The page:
Walking into “Top Gun: Maverick,” starring Tom Cruise, viewers violently shake with nervousness that they might witness a nightmarish repeat of “Indiana Jones and the Kingdom of the Crystal Skull” — all their favorite ‘80s stars and characters reunited after decades, wasted, embarrassed and chasing after aliens.
Then the movie starts. All it takes is the opening scene of Cruise as Maverick pushing a plane’s limits to a daunting Mach 10 while “Highway to the Danger Zone” plays to realize that this is a worthy, often exemplary follow-up to the 1986 classic. It’s everything a summer movie should be.
Running time: 131 minutes. Rated PG-13 (sequences of intense action, and some strong language). In theaters May 27.
The director, Joseph Kosinski, and writers Ehren Kruger, Eric Warren Singer and Christopher McQuarrie don’t get overly clever with Maverick’s story. He’s not a washed-up insurance salesman now who needs a training montage to get back in shape, and there are no meta inside jokes about the old film.
Still a captain in the Navy, Maverick is called back to Top Gun — where the nation’s best pilots are trained — to prepare a group of hotshots for a dangerous overseas mission to destroy a uranium plant in a mountain.
We’re never told which country is making nukes, probably because Paramount does not enjoy its films getting banned from overseas markets.
Returning to Top Gun is an emotional minefield for Maverick. One of the young fliers is Rooster (Miles Teller), the son of his late pal Goose. (Don’t worry, Anthony Edwards doesn’t play a ghost.) Mav wrestles with allowing Rooster to fly at all, which will put him in danger of his dad’s fate.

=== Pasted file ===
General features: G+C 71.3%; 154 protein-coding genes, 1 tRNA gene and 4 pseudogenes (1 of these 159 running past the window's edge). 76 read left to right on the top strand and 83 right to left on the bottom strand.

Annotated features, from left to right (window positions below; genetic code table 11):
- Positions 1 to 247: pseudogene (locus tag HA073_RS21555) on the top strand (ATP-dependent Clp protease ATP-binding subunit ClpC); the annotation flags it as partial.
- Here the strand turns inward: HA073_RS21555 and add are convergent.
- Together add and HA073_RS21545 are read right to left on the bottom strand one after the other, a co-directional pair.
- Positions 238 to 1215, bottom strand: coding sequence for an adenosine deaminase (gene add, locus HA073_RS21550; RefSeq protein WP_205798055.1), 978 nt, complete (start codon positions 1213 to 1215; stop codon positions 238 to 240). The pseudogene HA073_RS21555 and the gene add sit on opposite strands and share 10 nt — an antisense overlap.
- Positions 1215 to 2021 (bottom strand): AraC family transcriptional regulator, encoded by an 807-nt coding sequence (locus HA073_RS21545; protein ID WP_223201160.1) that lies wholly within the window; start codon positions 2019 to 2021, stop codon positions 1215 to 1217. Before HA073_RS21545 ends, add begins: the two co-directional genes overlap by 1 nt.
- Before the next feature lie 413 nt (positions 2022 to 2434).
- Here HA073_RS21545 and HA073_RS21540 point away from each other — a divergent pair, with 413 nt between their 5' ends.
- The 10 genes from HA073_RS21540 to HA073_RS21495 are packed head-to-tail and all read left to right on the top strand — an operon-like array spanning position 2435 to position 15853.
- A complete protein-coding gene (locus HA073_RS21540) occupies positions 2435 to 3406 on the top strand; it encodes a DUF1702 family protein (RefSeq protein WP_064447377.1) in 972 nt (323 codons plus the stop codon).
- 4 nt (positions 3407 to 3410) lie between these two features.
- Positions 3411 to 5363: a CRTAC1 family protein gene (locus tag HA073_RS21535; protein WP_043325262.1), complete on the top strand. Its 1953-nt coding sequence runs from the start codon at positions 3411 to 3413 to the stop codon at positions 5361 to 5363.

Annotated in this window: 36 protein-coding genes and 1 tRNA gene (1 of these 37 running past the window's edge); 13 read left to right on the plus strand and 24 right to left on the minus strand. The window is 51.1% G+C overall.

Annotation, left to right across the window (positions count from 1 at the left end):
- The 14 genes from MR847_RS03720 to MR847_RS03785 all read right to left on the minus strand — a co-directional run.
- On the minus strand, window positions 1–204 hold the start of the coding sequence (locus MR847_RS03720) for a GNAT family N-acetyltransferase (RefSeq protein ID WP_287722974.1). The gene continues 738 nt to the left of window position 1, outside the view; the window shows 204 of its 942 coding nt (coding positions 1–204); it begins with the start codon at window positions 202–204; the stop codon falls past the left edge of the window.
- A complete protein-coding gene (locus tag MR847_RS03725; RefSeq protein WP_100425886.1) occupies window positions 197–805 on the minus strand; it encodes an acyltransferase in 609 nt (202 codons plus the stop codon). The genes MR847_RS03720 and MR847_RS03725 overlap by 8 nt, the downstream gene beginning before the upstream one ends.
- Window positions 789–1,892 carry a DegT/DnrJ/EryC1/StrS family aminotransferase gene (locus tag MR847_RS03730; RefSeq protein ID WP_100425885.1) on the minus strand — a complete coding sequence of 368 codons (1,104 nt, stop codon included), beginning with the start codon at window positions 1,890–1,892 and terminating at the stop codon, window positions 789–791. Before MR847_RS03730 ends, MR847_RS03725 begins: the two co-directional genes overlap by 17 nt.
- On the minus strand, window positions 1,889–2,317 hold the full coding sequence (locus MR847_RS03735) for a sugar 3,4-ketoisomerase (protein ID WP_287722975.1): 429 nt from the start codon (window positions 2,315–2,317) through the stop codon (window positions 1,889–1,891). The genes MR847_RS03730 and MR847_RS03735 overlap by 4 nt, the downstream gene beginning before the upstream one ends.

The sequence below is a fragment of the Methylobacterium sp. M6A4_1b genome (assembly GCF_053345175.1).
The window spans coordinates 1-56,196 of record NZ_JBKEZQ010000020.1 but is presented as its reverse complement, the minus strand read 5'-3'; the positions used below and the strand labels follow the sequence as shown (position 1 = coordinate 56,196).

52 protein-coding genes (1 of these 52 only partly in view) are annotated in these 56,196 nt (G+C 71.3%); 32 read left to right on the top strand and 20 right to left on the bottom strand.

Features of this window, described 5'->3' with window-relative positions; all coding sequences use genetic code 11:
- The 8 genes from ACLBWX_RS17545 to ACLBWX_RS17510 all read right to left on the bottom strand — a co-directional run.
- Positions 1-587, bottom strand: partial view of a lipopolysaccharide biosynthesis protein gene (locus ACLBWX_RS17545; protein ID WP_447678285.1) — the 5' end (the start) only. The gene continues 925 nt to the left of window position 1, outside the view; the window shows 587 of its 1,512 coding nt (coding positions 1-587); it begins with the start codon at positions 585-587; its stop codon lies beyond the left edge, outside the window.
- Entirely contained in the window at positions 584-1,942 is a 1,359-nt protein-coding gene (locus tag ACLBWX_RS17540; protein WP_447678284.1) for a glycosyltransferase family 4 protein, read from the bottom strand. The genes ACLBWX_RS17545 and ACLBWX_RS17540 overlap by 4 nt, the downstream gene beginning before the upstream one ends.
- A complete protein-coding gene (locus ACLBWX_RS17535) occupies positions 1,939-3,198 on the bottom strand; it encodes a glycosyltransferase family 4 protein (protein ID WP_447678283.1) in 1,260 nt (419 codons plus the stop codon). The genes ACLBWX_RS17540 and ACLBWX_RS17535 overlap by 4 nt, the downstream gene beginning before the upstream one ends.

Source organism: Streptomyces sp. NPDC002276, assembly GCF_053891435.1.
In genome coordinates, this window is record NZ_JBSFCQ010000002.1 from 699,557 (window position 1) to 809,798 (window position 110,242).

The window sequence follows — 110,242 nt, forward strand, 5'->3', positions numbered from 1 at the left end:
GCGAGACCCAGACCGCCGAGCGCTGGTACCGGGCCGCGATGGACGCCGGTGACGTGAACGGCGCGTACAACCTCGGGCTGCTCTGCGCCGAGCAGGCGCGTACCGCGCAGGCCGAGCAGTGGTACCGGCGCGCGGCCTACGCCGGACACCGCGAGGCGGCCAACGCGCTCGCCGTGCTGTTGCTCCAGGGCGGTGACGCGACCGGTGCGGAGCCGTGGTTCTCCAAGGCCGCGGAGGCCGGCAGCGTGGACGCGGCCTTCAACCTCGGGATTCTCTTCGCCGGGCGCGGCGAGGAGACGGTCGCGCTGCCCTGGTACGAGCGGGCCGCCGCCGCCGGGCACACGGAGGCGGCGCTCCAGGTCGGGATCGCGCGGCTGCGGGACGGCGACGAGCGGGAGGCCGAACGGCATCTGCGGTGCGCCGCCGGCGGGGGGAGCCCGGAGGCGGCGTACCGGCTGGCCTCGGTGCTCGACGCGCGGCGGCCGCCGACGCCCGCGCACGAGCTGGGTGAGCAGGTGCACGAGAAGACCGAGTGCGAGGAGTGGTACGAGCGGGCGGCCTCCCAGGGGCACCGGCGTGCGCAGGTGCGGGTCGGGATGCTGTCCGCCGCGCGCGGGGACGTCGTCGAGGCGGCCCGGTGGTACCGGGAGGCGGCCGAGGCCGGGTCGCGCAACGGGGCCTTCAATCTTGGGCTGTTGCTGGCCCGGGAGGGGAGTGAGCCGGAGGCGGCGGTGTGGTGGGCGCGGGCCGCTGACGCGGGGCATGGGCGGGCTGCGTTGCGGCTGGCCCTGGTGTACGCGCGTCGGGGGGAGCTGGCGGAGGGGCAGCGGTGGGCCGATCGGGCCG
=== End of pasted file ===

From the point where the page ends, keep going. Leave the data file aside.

The other lieutenants all have big “Breakfast Club” personalities and those goofy callsigns: Hangman (Glen Powell), the jerk; Phoenix (Monica Barbaro), the powerful woman who has to put up with dudely nonsense; Coyote (Greg Tarzan Davis); Fanboy (Danny Ramirez); Payback (Jay Ellis); and geeky Bob (Lewis Pullman). Them and their uninformed compatriots compete for six coveted mission slots.
Providing some villainy is Jon Hamm as Cyclone — a cold, by-the-book vice admiral who is skeptical of Maverick’s unorthodox and life-threatening teaching style. Mav, you see, is like Whoopi Goldberg in “Sister Act,” if singing a song could get you blown to smithereens.
Maverick also has a new/old romance with bar owner Penny (Jennifer Connelly), whom he had a fling with sometime after his relationship with Kelly McGillis’ Charlie ended. Pushing 60, Mav wants his personal life — if not his planes — to slow down.
The teariest complication is Iceman, still played by Val Kilmer — who in real life has suffered from throat cancer and has difficulty speaking. Whatever animosity there was between Mav and Ice has melted, and their camaraderie is deeply moving. You’ll be glad Kilmer agreed to make the movie.
And then, of course, there’s Cruise. Despite the man’s consistently strange personal life, no action star working today demands the quality that Cruise demands. He is in peak form here in every respect, and the actors around him rise to his challenge.
There is a fun scene on the beach in which Maverick has the oft-argumentative Top Gun fliers bond by playing football. Music plays, sun shines, water splashes. Naturally, everybody is shirtless, including Cruise. And, for a moment, the veteran actor blends in perfectly with these ripped, sexy 20somethings.
The man is turning 60 in July. Really takes your breath away.